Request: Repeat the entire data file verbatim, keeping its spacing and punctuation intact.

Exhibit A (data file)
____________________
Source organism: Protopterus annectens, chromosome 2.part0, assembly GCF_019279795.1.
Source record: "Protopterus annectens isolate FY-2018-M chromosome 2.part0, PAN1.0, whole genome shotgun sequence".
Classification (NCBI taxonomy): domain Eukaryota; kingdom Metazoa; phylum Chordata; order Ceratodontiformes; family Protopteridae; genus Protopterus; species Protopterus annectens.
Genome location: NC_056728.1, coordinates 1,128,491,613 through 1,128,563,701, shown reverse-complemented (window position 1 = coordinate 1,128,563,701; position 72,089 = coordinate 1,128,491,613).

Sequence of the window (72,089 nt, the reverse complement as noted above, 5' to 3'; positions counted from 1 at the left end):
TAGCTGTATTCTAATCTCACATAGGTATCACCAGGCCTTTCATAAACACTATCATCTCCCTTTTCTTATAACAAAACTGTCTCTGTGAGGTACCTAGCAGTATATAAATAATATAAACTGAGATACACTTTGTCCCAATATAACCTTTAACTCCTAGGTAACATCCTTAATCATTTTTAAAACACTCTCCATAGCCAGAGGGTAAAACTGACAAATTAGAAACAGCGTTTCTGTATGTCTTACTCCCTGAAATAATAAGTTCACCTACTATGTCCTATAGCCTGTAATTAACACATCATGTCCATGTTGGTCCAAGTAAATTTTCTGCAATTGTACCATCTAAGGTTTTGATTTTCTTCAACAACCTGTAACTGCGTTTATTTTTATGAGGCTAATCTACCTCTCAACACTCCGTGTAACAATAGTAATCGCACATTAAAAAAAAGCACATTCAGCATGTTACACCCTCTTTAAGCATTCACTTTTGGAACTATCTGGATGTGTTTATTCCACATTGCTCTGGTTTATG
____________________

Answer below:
Source organism: Protopterus annectens, chromosome 2.part0, assembly GCF_019279795.1.
Source record: "Protopterus annectens isolate FY-2018-M chromosome 2.part0, PAN1.0, whole genome shotgun sequence".
Classification (NCBI taxonomy): domain Eukaryota; kingdom Metazoa; phylum Chordata; order Ceratodontiformes; family Protopteridae; genus Protopterus; species Protopterus annectens.
Genome location: NC_056728.1, coordinates 1,128,491,613 through 1,128,563,701, shown reverse-complemented (window position 1 = coordinate 1,128,563,701; position 72,089 = coordinate 1,128,491,613).

Sequence of the window (72,089 nt, the reverse complement as noted above, 5' to 3'; positions counted from 1 at the left end):
TAGCTGTATTCTAATCTCACATAGGTATCACCAGGCCTTTCATAAACACTATCATCTCCCTTTTCTTATAACAAAACTGTCTCTGTGAGGTACCTAGCAGTATATAAATAATATAAACTGAGATACACTTTGTCCCAATATAACCTTTAACTCCTAGGTAACATCCTTAATCATTTTTAAAACACTCTCCATAGCCAGAGGGTAAAACTGACAAATTAGAAACAGCGTTTCTGTATGTCTTACTCCCTGAAATAATAAGTTCACCTACTATGTCCTATAGCCTGTAATTAACACATCATGTCCATGTTGGTCCAAGTAAATTTTCTGCAATTGTACCATCTAAGGTTTTGATTTTCTTCAACAACCTGTAACTGCGTTTATTTTTATGAGGCTAATCTACCTCTCAACACTCCGTGTAACAATAGTAATCGCACATTAAAAAAAAGCACATTCAGCATGTTACACCCTCTTTAAGCATTCACTTTTGGAACTATCTGGATGTGTTTATTCCACATTGCTCTGGTTTATG